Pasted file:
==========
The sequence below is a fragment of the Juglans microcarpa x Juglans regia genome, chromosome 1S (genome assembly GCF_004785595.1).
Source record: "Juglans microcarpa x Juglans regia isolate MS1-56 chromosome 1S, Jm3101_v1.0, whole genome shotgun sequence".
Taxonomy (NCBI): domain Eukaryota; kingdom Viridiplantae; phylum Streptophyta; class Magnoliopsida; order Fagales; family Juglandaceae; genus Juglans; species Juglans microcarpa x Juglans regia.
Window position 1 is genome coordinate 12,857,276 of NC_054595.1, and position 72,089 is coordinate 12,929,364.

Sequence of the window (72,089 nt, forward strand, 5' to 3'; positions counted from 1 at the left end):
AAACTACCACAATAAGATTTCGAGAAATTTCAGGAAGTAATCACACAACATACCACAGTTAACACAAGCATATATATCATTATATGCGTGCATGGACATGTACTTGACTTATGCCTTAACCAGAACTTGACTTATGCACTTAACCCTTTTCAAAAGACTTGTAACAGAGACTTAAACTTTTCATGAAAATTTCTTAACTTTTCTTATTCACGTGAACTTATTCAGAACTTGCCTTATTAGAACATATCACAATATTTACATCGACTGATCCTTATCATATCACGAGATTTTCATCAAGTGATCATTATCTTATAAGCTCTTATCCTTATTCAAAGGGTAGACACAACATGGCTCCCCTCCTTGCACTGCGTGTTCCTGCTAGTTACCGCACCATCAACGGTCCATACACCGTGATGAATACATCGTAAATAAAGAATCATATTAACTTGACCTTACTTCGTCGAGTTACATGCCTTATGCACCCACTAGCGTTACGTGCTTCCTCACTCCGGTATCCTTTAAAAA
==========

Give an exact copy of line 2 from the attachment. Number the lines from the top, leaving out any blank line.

Source record: "Juglans microcarpa x Juglans regia isolate MS1-56 chromosome 1S, Jm3101_v1.0, whole genome shotgun sequence".